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Proof: Internet access providers slowing speeds

Net neutrality is the idea that Internet Service Providers (ISPs) like Verizon and Comcast cannot discriminate against certain web traffic.  In other words, ISPs can’t slow down traffic for companies that refuse to pay up.

Finally, proof has emerged that not only is such “Pay-to-Play Internet” a possibility, it’s already happening.

A recent study from research consortium M-Lab suggests that certain “eyeball network” ISPs (think Comcast or Time Warner Cable)  are intentionally squeezing data from some incoming networks like Netflix to slow down service.  And not only are customers (the “eyeballs”)  of the incoming network receiving degraded service, but the effective “traffic jams” created are causing anyone else incidentally using the same route to get stuck, as well.

Cardozo law professor Susan Crawford described the current field of play in the Internet:

Comcast, Verizon, and Time Warner Cable are now powerful enough that they can demand that they be paid for connecting with other networks. Their power comes from their huge numbers of subscribers; other networks need Comcast, Time Warner, and Verizon more than these eyeball networks need them. If the eyeball networks aren’t paid, they will refuse to upgrade the doors between their eyeballs and the network seeking to connect. If that upgrade doesn’t happen but the eyeballs keep asking for more and more data — because, say, they want to watch movies online from Netflix — packets get dropped. And if packets get dropped, hourglasses spin and screens freeze.

These payments are whatever the eyeball network asks for–usually masked as some sort of “upgrade” to handle increased traffic volume. But because the monopolistic eyeball networks are the only way for incoming networks to reach the “last mile” to consumers, they can effectively “invent fees and then assess them, and force everyone else in the system to pass those costs on to subscribers,” according to Crawford.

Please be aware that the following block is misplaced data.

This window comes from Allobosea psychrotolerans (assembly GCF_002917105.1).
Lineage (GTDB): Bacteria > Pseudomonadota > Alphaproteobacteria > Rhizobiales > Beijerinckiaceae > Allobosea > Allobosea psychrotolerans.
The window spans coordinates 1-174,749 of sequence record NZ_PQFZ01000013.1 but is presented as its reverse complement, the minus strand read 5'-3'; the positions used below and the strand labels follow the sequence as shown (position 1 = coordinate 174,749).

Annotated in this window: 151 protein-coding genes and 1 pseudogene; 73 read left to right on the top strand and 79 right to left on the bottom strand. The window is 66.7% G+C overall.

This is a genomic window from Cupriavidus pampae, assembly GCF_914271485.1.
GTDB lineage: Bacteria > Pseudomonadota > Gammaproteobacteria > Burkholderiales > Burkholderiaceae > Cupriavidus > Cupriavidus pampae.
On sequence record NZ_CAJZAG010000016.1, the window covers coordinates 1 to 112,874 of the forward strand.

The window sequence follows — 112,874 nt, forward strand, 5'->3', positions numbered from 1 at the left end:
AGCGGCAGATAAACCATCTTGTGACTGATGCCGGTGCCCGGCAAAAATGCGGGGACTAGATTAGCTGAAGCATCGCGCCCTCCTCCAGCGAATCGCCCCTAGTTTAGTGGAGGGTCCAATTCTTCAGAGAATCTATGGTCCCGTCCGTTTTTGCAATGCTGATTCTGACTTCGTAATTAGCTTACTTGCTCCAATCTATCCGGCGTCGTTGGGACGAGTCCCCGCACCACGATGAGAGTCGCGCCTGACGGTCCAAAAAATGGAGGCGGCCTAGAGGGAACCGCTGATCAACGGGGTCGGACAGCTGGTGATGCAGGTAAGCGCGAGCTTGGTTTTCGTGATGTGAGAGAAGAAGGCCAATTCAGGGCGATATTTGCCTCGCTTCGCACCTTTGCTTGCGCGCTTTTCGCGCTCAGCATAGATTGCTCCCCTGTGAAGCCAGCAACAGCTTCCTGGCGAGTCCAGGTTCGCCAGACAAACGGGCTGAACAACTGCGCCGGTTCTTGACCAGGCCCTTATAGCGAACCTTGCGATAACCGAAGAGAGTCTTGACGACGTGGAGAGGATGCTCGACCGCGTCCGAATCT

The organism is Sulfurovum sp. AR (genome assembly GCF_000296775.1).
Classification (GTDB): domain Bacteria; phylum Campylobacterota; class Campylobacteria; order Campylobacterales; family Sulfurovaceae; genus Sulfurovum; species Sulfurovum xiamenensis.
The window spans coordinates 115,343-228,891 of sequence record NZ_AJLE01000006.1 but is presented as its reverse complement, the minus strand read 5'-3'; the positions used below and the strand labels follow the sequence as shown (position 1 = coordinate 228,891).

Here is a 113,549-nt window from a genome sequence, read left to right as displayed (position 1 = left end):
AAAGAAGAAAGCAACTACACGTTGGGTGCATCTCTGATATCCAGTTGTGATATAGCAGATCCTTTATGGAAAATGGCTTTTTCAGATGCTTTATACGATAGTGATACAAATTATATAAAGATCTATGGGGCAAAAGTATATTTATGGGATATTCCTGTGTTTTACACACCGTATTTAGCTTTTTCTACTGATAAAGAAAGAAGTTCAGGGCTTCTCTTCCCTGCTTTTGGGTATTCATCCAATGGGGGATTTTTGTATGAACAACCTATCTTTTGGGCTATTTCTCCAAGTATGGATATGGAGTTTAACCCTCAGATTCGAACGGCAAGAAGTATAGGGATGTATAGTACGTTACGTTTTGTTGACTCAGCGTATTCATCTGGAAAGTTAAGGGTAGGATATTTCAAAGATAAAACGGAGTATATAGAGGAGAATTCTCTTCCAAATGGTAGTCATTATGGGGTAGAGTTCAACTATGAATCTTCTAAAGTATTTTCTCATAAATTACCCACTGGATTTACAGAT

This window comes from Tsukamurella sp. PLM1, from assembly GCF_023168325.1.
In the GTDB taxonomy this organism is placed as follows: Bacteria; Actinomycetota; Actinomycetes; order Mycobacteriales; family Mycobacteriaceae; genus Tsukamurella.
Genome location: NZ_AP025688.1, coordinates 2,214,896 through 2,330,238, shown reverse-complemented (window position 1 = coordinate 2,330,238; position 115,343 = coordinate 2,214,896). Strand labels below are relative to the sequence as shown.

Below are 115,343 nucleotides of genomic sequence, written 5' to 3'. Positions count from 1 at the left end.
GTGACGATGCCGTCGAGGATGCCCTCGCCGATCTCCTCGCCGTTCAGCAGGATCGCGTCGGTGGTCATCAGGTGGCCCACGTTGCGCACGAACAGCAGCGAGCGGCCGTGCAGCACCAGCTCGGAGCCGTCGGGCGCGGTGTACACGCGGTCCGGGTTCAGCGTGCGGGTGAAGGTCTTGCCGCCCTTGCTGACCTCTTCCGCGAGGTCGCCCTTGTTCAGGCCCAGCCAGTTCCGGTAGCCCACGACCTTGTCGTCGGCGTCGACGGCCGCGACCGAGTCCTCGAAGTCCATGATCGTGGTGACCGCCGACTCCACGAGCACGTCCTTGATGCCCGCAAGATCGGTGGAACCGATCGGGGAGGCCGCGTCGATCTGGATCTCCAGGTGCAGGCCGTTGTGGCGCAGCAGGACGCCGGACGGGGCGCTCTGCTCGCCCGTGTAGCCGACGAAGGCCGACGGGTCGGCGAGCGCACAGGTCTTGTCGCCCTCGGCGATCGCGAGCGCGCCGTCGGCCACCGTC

M-Lab’s research noted clearly observable incidents of network throttling during peak user times between 2013 and 2014–specifically for Cogent traffic.  Cogent is the network with which Netflix was doing business for much of that time.  Netflix competes with many of the eyeball networks for video entertainment customers, and has notoriously criticized providers like Comcast for alleged attempts to make the company pay up for faster service.

See where we’re going here?  And not only did Netflix traffic effectively slow, but any other innocent bystander business using Cogent.

You can read more about the study here. As a country, we’ve been speaking about the loss of net neutrality as a potentially devastating consequence in the far future.  Now, it seems clear: That threat is already here.